Nomad Foods‘ acquisition trail is heating up as the UK-based frozen food manufacturer seeks to build on what it calls its legacy business.
The Birds Eye owner climbed back on the M&A ladder in January for the first time in two years with the announcement that it had agreed to buy a string of pizza assets from the UK’s Boparan Holdings, including the Goodfella’s and San Marco brands.
It was back in 2015 when Nomad Foods, located in the UK but listed in the US, last made a foray into the market with the purchase of the Findus frozen food assets.
And while the Goodfella’s acquisition marked a divergence into a new but growing category to complement frozen food brands such as Birds Eye and Iglo, chief executive Stefan Descheemaeker made clear this week there are potentially more deals on the horizon.
On an earnings follow-up call with investors, the CEO said: ”We will complement strength in our legacy business with M&A once we close the Goodfella’s pizza acquisition,” which he expects to be completed in the second quarter.
He added: ”As you know, Goodfella’s represents our first acquisition in two years and opens the door into an attractive frozen pizza category, which is the second-largest European savoury frozen category after seafood, where we already enjoy the number one market share.”
Descheemaeker described 2017 as ”outstanding”, characterised by four consecutive quarters of organic sales growth, which rounded off the year at 3.9%.
Reported revenues grew 1.5% to EUR1.9bn (US$2.3bn) and adjusted EBITDA was up 1% at EUR328m. Nomad finished the year with net income of EUR137m, a more than three-fold increase from 2016.
And 2018 looks set to be even better, with adjusted EBITDA expected to increase to EUR350-360m, with a EUR10m contribution from Goodfella’s, albeit a slimmed down input given the timing of the deal. The pizza assets are expected to add EUR90m to group revenues.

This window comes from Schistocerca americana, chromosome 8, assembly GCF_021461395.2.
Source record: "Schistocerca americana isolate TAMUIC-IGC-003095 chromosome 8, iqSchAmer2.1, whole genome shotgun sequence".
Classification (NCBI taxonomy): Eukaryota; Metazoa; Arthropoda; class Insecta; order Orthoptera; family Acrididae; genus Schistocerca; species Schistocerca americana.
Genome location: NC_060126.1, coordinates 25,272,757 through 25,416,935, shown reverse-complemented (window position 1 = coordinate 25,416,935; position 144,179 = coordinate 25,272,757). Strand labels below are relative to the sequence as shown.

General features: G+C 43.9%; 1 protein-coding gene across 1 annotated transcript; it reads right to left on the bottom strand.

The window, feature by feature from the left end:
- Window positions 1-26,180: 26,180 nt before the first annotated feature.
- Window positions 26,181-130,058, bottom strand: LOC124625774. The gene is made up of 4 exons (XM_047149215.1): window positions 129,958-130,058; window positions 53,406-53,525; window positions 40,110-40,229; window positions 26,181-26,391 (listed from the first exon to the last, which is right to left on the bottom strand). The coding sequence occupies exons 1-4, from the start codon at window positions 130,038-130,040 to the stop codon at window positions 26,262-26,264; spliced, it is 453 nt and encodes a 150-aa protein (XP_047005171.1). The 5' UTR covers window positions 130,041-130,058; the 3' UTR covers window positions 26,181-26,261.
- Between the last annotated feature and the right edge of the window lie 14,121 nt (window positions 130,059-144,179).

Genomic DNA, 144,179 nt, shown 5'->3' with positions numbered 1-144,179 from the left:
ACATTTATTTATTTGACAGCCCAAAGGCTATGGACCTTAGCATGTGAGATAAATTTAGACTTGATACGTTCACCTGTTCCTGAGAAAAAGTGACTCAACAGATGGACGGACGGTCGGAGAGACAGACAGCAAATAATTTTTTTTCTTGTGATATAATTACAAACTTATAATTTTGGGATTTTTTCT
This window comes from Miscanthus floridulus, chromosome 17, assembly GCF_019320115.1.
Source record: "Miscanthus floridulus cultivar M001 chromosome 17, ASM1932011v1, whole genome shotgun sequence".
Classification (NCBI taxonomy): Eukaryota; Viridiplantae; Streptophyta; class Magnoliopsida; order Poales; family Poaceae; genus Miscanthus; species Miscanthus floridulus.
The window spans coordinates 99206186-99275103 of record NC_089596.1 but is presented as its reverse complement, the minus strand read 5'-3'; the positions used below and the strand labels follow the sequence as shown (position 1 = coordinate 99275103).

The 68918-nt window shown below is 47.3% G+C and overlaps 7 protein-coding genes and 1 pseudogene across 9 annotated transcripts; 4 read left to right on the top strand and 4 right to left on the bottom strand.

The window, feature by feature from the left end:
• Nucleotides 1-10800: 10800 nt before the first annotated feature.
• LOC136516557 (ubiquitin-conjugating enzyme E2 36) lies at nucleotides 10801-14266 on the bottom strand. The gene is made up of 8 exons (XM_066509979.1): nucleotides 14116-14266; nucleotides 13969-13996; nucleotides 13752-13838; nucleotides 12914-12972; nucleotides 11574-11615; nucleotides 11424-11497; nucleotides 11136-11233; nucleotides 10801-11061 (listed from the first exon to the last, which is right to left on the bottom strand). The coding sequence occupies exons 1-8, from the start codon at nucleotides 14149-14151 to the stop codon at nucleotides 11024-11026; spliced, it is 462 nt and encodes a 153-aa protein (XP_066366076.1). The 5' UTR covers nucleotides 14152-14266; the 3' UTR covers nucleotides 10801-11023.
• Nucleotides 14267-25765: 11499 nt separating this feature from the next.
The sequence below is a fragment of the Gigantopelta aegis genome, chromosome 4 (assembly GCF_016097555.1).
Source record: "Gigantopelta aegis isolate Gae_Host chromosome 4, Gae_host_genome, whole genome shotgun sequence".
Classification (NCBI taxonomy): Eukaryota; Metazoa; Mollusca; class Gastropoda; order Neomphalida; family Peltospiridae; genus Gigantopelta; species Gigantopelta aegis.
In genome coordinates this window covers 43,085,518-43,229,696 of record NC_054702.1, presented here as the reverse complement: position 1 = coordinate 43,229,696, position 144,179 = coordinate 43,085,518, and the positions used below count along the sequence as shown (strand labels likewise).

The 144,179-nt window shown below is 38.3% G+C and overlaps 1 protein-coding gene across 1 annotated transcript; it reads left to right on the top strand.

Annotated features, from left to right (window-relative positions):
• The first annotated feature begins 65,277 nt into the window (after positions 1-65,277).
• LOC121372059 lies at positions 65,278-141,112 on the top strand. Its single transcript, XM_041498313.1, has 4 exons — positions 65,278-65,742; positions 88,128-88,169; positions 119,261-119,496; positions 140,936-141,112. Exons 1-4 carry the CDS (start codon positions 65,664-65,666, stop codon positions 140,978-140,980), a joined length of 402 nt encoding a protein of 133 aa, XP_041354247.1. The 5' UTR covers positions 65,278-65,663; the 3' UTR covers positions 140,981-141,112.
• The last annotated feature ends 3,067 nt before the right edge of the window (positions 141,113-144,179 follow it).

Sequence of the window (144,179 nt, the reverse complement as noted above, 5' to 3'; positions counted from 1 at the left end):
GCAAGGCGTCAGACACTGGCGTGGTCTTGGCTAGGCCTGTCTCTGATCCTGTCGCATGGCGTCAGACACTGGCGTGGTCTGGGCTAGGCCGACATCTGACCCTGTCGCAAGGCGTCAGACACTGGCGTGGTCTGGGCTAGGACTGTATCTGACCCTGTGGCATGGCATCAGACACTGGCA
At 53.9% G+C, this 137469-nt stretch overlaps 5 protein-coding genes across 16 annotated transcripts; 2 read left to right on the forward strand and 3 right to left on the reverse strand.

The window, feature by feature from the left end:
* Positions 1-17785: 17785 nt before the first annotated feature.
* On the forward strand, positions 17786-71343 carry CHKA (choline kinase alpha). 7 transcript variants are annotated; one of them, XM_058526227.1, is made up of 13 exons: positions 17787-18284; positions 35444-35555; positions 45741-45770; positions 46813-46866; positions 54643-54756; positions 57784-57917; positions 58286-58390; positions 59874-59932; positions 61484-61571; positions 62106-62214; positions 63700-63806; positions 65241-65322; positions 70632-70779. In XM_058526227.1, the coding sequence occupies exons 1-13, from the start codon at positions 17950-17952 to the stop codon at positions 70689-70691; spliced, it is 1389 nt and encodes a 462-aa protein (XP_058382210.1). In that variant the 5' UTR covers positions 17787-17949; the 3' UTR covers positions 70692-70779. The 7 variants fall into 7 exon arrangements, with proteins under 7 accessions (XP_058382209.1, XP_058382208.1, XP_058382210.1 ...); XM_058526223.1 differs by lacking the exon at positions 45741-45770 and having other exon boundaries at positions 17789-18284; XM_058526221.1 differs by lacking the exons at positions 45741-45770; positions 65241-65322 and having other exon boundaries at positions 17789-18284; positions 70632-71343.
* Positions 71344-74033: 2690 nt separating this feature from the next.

Nomad forecast organic revenue growth in the ”low, single-digit” range for 2018.
However, Goodfella’s could be a drag on Nomad’s margin targets, meaning the company still needs to drive growth in its legacy businesses. Earlier in March, the firm said it was looking to secure its first listing in the US for the Findus brand.
Interim chief financial officer Jason Ashton, who has filled the role temporarily for seven months following the departure of Paul Kenyon, noted on the call that Goodfella’s has a lower gross margin, and, ”to a lesser extent a lower EBITDA margin as compared to the legacy business”.
“That said, improving the profitability profile of Goodfella’s is a fundamental driver of our integration strategy for this acquisition,” Ashton added.
Samy Zekhout is set to become the permanent CFO in April.
Nomad reiterated this week it aims to achieve a “long-term” margin target for adjusted EBITDA of 20%, which means realising a gain of more than three percentage points over 2017’s 16.8%.
Chief executive Descheemaeker said a priority this year will be to integrate the Goodfella’s brands into its operations in the UK and Ireland, and reiterated the acquisition is expected to be accretive to between EUR22m and EUR25m of annual adjusted EBITDA within two years of the closing of the deal, or by the first half of 2020.
Overall, the company predicts the increase in the EBITDA margin will be more this year than last, while actual growth in euros for that metric is seen in the ”high, single-digit range”.
In terms of strategy for this year, Descheemaeker added: “We will build on our momentum by continuing to focus on our core, while also mobilising our innovation pipeline and playing an even greater role in driving frozen food category growth through increased focus and effort around corporate social responsibility.”